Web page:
The positive impact of diversity and inclusion in the workplace is undeniable.
A diverse workforce brings together individuals with different backgrounds, experiences, perspectives, and problem-solving approaches. Research conducted by Deloitte shows diverse companies enjoy 2.3 times higher cash flow per employee. McKinsey’s research shows that gender diverse companies are 15% more likely to outperform their peers and ethnically diverse companies are 35% more likely to do the same. Forbes found that companies that feature ethnic and racial diversity perform far better in almost every category.
Not only is there a legal and moral business case for diversity and inclusion in the workplace, but it also impacts on recruitment, retention, and workplace culture. In another study by Deloitte, they found that millennials view inclusion as having a culture of connectedness that facilitates teamwork, collaboration, and professional growth. This is in stark contrast to prior generations who traditionally consider it from the perspectives of representation and assimilation.
So, what does diversity and inclusion mean?
Diversity means recognising all people’s differences. Inclusion is having an active plan to embrace these differences. Ultimately, a diverse workplace isn’t necessarily an inclusive workplace. Robin J. Ely and David A. Thomas wrote in Harvard Business Review, "...just increasing the number of people from under-represented groups is not meaningful if those employees do not feel valued and respected."
When we look at differences, they don’t just cover the ring-fenced nine protected characteristics enshrined in the Equality Act. They can be about a wide variety of aspects, including socioeconomics, to the way we process information, our politics, interests, and the experiences we’ve had.
The characteristics cover a range of variations, and maybe in ways you didn’t expect. For example, a mental health condition, when it has a long term effect on your day-to-day activity, is protected under Disability; and if you are an atheist, you are also protected under Religion or Belief. There are so many other variables that aren’t included in these characteristics, such as class, weight and shape, diet, and education.
We are all unique and sometimes, our differences can lead to discrimination. This can either be directly or indirectly. As well as blatant bullying or harassment, discrimination also includes behaviours such as micro-aggressions. Empowering all employees to speak out and challenge unacceptable behaviours is key. An inclusive organisation is not afraid of receiving feedback, in fact it welcomes it as only by such openness and input can a healthy workplace culture thrive.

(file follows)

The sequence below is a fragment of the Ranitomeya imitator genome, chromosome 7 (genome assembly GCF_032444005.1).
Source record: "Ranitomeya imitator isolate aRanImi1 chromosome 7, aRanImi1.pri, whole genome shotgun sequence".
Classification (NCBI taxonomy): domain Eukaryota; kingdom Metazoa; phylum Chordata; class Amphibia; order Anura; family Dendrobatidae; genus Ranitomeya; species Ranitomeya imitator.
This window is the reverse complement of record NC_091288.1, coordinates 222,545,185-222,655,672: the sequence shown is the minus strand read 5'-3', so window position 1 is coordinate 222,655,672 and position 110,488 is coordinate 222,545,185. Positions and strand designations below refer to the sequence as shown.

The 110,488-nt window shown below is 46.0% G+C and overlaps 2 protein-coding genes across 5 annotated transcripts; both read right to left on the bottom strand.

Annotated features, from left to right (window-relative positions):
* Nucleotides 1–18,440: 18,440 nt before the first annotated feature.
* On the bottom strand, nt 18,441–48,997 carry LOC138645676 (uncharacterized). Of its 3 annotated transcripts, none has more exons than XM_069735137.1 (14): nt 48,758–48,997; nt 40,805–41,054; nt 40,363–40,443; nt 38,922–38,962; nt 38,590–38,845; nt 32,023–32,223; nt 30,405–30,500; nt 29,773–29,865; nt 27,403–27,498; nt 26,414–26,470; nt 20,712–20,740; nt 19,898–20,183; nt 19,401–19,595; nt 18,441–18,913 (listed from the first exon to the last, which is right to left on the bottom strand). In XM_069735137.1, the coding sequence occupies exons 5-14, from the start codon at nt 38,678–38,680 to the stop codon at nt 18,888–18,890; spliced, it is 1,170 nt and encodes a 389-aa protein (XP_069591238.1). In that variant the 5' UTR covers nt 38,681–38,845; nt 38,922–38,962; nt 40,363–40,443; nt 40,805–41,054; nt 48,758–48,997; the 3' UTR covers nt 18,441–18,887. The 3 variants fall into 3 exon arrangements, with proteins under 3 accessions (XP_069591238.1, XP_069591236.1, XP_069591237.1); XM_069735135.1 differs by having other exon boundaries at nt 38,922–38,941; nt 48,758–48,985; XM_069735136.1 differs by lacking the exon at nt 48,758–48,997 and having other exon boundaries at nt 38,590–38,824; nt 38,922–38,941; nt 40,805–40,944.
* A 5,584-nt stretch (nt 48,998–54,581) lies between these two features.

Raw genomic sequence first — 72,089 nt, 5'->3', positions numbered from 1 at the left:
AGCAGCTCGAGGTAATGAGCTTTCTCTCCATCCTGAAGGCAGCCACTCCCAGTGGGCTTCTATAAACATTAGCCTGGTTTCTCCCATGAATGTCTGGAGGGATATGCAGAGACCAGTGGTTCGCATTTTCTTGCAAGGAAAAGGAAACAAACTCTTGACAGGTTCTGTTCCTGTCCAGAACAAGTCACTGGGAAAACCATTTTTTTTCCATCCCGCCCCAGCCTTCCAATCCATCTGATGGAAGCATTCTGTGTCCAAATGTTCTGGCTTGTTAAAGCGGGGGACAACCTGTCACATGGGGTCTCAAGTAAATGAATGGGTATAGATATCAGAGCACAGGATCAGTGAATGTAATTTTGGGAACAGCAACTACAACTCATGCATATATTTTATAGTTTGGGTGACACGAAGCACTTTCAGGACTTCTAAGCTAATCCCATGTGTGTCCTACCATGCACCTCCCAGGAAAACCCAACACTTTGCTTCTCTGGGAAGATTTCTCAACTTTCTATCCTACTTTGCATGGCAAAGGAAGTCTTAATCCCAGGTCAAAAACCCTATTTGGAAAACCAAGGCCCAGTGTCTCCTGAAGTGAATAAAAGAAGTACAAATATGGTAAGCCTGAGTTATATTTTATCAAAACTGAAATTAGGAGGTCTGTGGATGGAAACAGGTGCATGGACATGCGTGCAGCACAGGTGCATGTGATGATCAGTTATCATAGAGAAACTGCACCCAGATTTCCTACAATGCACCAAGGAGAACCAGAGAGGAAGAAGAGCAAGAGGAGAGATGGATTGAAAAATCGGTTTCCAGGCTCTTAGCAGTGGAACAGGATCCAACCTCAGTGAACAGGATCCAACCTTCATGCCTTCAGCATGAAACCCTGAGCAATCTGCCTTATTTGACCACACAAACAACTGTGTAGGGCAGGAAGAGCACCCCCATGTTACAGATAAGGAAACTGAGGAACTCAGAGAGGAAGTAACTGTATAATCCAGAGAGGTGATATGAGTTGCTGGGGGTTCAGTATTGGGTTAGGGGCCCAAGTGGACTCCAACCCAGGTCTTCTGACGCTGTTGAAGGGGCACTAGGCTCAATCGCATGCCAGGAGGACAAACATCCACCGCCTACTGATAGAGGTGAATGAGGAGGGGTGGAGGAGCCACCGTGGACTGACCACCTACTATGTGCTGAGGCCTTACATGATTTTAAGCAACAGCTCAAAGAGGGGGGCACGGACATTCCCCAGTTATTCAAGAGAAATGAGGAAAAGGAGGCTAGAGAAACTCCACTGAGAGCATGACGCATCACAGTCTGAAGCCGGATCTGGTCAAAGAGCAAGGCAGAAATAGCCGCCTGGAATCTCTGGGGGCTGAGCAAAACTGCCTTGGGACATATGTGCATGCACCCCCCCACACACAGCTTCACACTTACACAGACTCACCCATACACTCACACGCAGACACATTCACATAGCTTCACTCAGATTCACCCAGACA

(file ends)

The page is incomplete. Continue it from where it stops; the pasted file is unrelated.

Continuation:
So, how can you improve your diversity and inclusion in the workplace?
Here are some ideas for how you can create a varied and inclusive culture:
Recruitment Practices – This could involve unconscious bias training for your recruiters; considering a wider range of websites or platforms to use as a recruitment tool; considering the make up of the interview panel; ensuring there is an accessible version of any forms and recruitment processes.
Diversity & Inclusion Training – Having training when you first join the company is a good sign, but it should not be a one off, tick box. Diversity and inclusion are wrapped up in productive, innovative team working, that promotes psychological safety and a culture where people can speak out. Having periodic sessions demonstrates real commitment to diversity and inclusion and also emphasises that it is an evolving journey. It’s important that everyone in the organisation participates in the training, especially leaders, who play a significant role in creating am inclusive culture.
Communication – Teams meetings should regularly discuss why diversity and inclusive practices are essential and what is expected of them when interacting with all stakeholders. Encourage open, honest conversations around how people communicate in a team, the awareness of micro-aggressions, insensitive or unacceptable behaviour all areas that taint collaborative teamwork and employee’s experience. 360-degree feedback is valuable and gives individuals a voice to share their opinion and shape the future.
Speaking out – Consider how psychologically safe the culture in your organisation is in providing feedback. Do people feel empowered to challenge unacceptable behaviour? Providing communication models to support those who need to speak up and training on bystander responsibility is vital to nipping issues in the bud. Providing a confidential helpline is also important for those individuals who are experiencing bullying or harassment but are unable to speak out.
Inclusive Actions – Considering everyone’s needs is important and contributes to people feeling listened to and valued. For example, checking dietary requirements or additional support for participants ahead of events; when organising social events, being mindful if some people don’t drink alcohol; checking that certain meetings aren’t always happening at the same time and day of the week, so that part time staff and included.
Groups & Networks – Setting up networks or groups within your organisation to provide support, advice, or just a sounding board in a safe, confidential environment. Employee networks can help give employees a strong sense of belonging and also offer an opportunity for people to learn and to become an ally.
A phrase I used to hear a lot when I first started training in this area was ‘we include people despite their differences’. Now, I hear it is not despite, but because of their differences that we include and value our people. Our perception of diversity and inclusion has changed and will continue to evolve, there is still much to do to fully embrace diversity and inclusion, and the benefits are endless.